Volume 3, Number 3 - September 25, 2012

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Joaquin Serrapio back in school
Resentenced: U.S. District Judge Marcia G. Cooke modified Joaquin Amador Serrapio Jr.'s probation on Sept. 18 to include 45 days in a halfway house. GREGORY CASTILLO / THE REPORTER

Judge Orders Serrapio To Halfway House

By Jonathan Perez (jonathan.perez019@mymdc.net), Lazaro Gamio (lazaro.gamio001@mymdc.net)

When U.S. District Judge Marcia G. Cooke sentenced Joaquin Amador Serrapio Jr. to three years probation on Aug. 22 for threatening President Barack Obama on Facebook, she urged him to speak to high school and college students about the dangers of posting threats on the Internet.

On Sept. 18, Serrapio, a music business major at Kendall Campus, had his probation modified by Cooke to include 45 days in a halfway house.

The modifications came after the judge read an article in The Reporter in which Serrapio was quoted as saying the ordeal was humorous: “It wasn’t funny to everyone in my family, but it was pretty funny to me and my friends.”

"In the interview, he was speaking from the heart and shooting from the hip," Cooke said during the hearing. "He showed how he truly feels."

In addition to the 45 days in a halfway house, Cooke extended Serrapio’s home confinement from four months to one year.

Serrapio was originally sentenced to three years probation, 250 hours of community service, and four months of home confinement with an ankle monitor.

During the hearing on Sept. 18, Serrapio’s attorney, Alan Ross,  argued that his client’s comments were taken out of context and that he had no idea he was being interviewed for an article.

"It is a betrayal of huge magnitude," Ross said. "Not through any fault of his own."

Ross continued by saying that The Reporter’s story was an example of yellow journalism: "When you want people to read, you have to create something controversial and interesting."

Cooke, as a follow-up to Ross' statement, said that he was "painting with a broad brush to call this yellow journalism."

The judge additionally told Ross that "your client likes being the snarkiest guy in the room."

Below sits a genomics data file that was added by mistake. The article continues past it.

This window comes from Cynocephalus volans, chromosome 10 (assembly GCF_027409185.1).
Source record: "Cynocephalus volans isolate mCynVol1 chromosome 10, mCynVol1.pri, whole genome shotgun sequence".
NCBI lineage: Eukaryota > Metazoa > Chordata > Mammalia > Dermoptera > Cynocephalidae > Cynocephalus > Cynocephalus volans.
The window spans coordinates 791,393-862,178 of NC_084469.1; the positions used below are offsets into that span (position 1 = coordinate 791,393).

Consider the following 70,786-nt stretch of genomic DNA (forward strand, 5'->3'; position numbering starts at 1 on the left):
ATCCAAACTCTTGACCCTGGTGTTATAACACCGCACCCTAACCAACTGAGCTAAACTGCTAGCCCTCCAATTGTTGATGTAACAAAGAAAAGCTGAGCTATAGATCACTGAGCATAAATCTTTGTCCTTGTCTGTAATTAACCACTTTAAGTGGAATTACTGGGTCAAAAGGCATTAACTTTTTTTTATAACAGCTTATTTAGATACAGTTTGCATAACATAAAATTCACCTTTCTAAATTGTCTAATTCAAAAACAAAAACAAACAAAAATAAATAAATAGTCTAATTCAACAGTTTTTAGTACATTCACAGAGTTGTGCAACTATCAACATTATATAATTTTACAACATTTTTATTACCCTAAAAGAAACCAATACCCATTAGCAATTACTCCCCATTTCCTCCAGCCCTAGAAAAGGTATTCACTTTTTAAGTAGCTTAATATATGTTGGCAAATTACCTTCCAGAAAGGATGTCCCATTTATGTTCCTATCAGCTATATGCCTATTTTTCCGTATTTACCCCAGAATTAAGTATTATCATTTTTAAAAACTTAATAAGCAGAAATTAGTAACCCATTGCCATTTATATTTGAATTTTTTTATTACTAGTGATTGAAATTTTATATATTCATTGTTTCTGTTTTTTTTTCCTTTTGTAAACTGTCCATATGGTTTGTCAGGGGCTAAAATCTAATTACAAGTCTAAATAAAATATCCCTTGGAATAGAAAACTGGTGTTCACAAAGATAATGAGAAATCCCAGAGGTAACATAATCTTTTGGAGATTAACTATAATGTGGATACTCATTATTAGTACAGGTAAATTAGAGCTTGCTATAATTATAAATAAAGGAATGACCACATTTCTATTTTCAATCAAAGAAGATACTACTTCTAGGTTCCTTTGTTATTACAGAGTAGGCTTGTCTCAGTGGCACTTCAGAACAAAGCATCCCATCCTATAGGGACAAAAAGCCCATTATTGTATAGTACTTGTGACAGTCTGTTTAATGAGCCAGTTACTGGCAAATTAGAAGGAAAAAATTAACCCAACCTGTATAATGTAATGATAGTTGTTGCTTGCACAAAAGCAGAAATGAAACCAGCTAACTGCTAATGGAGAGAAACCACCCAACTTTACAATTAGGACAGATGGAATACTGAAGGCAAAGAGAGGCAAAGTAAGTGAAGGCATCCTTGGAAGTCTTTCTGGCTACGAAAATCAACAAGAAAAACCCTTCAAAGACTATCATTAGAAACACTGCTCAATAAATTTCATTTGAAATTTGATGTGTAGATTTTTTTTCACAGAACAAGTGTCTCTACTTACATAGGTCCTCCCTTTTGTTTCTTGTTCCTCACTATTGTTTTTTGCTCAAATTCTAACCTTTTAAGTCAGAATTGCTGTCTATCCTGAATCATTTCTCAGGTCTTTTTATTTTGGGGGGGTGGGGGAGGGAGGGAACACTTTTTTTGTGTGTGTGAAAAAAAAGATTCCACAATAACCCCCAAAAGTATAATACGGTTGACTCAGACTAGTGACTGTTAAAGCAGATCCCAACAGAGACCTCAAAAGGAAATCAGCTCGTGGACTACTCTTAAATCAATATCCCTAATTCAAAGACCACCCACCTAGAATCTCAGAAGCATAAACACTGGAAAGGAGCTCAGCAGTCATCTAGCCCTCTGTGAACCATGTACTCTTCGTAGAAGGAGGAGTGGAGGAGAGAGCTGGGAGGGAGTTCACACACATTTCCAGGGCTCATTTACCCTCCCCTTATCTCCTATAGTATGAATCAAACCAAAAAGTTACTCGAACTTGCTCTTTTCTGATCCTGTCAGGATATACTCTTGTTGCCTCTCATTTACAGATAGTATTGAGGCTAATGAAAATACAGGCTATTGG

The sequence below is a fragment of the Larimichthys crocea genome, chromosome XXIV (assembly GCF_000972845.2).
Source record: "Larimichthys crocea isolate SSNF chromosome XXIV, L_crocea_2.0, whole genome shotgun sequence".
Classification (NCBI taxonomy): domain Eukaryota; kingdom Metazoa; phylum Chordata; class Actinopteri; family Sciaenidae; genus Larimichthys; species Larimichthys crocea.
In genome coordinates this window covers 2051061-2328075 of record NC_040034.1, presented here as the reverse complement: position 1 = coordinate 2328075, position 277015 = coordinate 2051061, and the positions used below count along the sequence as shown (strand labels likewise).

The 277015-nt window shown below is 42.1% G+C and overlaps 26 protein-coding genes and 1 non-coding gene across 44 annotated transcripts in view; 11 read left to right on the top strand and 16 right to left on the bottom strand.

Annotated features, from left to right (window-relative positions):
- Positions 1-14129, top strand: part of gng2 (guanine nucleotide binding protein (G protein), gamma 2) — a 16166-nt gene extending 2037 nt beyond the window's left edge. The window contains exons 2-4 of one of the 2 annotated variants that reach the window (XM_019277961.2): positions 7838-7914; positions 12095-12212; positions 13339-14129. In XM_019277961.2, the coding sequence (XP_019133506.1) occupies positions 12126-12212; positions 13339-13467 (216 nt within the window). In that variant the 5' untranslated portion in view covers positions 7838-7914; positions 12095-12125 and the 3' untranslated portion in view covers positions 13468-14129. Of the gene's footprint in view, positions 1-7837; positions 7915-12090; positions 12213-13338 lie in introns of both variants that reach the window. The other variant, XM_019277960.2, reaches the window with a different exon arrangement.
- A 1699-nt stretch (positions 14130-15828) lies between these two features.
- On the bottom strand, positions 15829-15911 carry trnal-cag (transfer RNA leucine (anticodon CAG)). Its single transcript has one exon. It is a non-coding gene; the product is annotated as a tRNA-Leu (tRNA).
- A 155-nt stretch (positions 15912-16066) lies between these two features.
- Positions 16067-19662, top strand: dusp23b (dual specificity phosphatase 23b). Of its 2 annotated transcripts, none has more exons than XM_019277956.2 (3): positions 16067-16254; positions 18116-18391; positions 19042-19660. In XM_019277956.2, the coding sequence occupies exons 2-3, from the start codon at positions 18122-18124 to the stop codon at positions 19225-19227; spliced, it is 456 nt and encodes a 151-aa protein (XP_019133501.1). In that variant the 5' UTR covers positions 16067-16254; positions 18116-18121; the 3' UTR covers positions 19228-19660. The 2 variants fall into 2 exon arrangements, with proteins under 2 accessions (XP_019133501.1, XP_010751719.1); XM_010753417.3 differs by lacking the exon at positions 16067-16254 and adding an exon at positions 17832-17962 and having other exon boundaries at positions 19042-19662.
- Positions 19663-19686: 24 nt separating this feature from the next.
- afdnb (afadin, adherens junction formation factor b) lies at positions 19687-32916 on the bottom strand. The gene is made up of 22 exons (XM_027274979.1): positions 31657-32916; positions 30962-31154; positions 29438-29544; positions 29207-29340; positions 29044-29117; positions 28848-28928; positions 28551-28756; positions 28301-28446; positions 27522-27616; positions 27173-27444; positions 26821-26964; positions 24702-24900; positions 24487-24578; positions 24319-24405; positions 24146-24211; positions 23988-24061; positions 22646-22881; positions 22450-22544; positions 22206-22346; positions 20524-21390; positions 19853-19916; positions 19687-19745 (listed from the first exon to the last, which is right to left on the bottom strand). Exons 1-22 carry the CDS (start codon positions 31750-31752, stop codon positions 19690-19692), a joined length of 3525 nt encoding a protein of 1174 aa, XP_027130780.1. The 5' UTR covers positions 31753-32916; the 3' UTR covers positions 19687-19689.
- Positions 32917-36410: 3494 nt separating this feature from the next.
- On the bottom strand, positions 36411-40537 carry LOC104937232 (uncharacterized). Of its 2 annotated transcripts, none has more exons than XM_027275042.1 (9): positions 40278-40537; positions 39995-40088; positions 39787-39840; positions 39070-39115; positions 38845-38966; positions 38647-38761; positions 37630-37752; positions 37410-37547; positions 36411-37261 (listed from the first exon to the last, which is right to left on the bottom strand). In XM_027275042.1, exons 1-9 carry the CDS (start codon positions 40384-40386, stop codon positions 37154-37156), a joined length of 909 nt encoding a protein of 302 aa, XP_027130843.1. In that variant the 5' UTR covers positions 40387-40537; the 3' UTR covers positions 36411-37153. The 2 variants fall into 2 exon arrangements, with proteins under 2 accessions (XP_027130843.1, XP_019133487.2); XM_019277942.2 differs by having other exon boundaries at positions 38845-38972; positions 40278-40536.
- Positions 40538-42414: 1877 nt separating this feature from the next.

Cooke added that while the column Serrapio submitted to The Reporter was something that Serrapio had as a prepared statement, the quotes in the interview were somewhat more genuine and honest.

In the guest column Serrapio said:“I admittedly made the biggest mistake of my life, a mistake, I now hope young people can learn from.”

During the hearing, U.S. Prosecutor Seth Schlessinger said that what Serrapio was quoted as saying was "troubling" because of its "flippant" attitude.

Serrapio, 21, said during the hearing that upon seeing the cover article in The Reporter, he was "scared" and "disgusted."

"I live in fear of what I'm going to make of myself." Serrapio said. "This isn't a joke to me, this is my life."

Juan Mendieta, Director of Communications at Miami Dade College, said Cooke’s decision will not affect Serrapio’s status at the school.

In closing statements, Ross made two points. He stated that Serrapio had not violated his probation in any way, adding that even if he had, a court cannot modify a probation sentence once it has begun to be served.

In his second point, Ross said that a sentencing would mean that "the court would be imposing a sanction on free speech."

Cooke retorted that the court does have the authority to modify a sentence, as long as the modification occurs prior to the expiration of the sentence.

The troubles started for Serrapio when he posted threatening messages toward Obama using the "Jay Valor" page on Facebook when Obama visited the University of Miami to deliver a speech.

In the first post on Feb. 21, Serrapio wrote: "Who wants to help me assassinate Obummer while hes at UM this week?"

Then on Feb. 23, the day of Obama's visit, the Secret Service said Serrapio posted a second threat.

"If anyones going to UM to see Obama today, get ur phones out and record. Cause at any moment im gonna put a bullet through his head and u don't wanna miss that! Youtube!" the message said.

During the Sept. 18 hearing, Cooke strongly admonished Serrapio.

"Sir, you're an adult," Cooke said. "You need to understand that your actions have consequences."

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